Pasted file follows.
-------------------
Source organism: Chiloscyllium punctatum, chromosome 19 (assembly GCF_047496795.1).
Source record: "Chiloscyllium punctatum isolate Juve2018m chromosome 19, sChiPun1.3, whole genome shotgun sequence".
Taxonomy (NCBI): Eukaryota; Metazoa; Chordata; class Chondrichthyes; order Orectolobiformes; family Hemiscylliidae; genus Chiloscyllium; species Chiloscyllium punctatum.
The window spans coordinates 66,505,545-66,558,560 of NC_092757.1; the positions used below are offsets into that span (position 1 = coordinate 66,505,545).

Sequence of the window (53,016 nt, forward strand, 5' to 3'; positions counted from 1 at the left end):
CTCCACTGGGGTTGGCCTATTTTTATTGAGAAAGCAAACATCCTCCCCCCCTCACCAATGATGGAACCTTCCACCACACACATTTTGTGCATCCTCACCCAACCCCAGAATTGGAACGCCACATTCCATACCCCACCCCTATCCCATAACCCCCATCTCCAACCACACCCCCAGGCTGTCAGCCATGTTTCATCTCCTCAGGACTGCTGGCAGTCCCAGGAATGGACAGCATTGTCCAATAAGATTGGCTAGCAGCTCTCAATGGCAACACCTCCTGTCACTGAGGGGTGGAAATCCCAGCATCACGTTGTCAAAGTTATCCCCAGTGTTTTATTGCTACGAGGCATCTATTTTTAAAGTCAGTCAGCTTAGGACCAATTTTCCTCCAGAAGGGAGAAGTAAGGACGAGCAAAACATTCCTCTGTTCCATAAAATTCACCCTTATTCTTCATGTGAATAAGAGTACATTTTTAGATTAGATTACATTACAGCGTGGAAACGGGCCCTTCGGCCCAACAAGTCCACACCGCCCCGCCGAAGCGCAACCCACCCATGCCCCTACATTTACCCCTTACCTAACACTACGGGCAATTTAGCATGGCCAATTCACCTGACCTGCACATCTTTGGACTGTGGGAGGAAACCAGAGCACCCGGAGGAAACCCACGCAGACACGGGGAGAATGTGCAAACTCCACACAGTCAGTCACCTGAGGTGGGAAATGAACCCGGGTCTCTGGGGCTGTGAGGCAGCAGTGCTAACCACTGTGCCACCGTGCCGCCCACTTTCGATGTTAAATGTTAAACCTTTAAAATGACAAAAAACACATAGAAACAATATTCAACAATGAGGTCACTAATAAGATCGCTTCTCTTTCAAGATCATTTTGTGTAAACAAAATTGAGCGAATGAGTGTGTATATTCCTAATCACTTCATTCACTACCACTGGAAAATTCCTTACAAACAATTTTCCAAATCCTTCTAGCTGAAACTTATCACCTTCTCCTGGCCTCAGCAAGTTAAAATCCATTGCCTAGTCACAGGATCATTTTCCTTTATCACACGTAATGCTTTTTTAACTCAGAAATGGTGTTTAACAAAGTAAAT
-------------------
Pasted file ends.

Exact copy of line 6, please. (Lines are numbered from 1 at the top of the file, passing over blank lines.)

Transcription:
CTCCACTGGGGTTGGCCTATTTTTATTGAGAAAGCAAACATCCTCCCCCCCTCACCAATGATGGAACCTTCCACCACACACATTTTGTGCATCCTCACCCAACCCCAGAATTGGAACGCCACATTCCATACCCCACCCCTATCCCATAACCCCCATCTCCAACCACACCCCCAGGCTGTCAGCCATGTTTCATCTCCTCAGGACTGCTGGCAGTCCCAGGAATGGACAGCATTGTCCAATAAGATTGGCTAGCAGCTCTCAATGGCAACACCTCCTGTCACTGAGGGGTGGAAATCCCAGCATCACGTTGTCAAAGTTATCCCCAGTGTTTTATTGCTACGAGGCATCTATTTTTAAAGTCAGTCAGCTTAGGACCAATTTTCCTCCAGAAGGGAGAAGTAAGGACGAGCAAAACATTCCTCTGTTCCATAAAATTCACCCTTATTCTTCATGTGAATAAGAGTACATTTTTAGATTAGATTACATTACAGCGTGGAAACGGGCCCTTCGGCCCAACAAGTCCACACCGCCCCGCCGAAGCGCAACCCACCCATGCCCCTACATTTACCCCTTACCTAACACTACGGGCAATTTAGCATGGCCAATTCACCTGACCTGCACATCTTTGGACTGTGGGAGGAAACCAGAGCACCCGGAGGAAACCCACGCAGACACGGGGAGAATGTGCAAACTCCACACAGTCAGTCACCTGAGGTGGGAAATGAACCCGGGTCTCTGGGGCTGTGAGGCAGCAGTGCTAACCACTGTGCCACCGTGCCGCCCACTTTCGATGTTAAATGTTAAACCTTTAAAATGACAAAAAACACATAGAAACAATATTCAACAATGAGGTCACTAATAAGATCGCTTCTCTTTCAAGATCATTTTGTGTAAACAAAATTGAGCGAATGAGTGTGTATATTCCTAATCACTTCATTCACTACCACTGGAAAATTCCTTACAAACAATTTTCCAAATCCTTCTAGCTGAAACTTATCACCTTCTCCTGGCCTCAGCAAGTTAAAATCCATTGCCTAGTCACAGGATCATTTTCCTTTATCACACGTAATGCTTTTTTAACTCAGAAATGGTGTTTAACAAAGTAAAT